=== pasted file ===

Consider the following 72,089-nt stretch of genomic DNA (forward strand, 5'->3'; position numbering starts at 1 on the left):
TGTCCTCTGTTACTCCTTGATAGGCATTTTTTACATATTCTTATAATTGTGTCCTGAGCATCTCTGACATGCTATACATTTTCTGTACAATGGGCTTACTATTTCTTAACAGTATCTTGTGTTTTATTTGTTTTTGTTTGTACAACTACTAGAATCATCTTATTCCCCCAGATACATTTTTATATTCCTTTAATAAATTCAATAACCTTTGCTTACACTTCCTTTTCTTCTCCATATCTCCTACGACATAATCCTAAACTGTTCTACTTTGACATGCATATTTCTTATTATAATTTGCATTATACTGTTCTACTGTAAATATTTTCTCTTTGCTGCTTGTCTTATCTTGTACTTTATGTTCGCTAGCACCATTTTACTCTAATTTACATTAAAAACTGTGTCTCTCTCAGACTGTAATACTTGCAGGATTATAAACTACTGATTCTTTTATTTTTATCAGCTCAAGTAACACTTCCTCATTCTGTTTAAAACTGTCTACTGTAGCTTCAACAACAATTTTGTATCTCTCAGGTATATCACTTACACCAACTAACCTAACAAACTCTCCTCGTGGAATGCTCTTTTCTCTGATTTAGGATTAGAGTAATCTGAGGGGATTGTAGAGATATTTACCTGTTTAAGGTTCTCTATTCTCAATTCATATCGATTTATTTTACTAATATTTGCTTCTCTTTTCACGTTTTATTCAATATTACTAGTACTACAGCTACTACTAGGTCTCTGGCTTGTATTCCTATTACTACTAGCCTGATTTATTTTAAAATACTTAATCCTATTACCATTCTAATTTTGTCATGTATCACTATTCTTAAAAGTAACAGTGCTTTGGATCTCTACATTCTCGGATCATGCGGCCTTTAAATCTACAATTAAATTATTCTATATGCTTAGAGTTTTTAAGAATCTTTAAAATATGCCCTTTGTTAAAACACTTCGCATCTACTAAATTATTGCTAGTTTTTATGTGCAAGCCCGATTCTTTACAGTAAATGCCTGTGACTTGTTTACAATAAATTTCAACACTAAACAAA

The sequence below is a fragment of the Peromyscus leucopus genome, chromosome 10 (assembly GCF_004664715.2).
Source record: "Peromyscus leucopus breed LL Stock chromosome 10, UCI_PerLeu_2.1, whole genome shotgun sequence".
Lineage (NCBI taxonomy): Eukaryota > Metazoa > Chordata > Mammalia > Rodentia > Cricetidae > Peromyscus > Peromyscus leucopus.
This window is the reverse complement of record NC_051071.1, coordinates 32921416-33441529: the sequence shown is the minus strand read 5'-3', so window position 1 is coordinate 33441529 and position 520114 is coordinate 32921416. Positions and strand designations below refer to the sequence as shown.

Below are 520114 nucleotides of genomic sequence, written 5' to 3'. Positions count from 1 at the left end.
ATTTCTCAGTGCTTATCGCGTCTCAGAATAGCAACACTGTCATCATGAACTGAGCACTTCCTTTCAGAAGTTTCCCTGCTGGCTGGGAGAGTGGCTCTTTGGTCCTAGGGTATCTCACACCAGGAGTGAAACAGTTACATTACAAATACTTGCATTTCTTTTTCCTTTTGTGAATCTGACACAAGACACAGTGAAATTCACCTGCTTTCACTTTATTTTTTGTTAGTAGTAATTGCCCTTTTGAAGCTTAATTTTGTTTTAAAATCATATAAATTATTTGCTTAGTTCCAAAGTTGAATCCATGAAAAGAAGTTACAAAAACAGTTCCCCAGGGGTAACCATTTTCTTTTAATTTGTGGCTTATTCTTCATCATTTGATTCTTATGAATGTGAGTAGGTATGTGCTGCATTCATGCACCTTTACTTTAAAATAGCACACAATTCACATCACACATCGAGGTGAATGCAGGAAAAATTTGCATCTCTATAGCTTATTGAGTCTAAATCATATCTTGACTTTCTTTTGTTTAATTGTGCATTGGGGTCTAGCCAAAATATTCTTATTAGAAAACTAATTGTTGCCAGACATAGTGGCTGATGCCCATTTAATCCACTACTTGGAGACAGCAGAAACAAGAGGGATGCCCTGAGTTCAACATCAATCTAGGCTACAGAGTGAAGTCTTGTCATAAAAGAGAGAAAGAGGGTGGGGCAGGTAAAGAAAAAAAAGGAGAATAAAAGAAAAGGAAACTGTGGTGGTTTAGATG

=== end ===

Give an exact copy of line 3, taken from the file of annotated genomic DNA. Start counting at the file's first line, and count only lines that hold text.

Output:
The sequence below is a fragment of the Peromyscus leucopus genome, chromosome 10 (assembly GCF_004664715.2).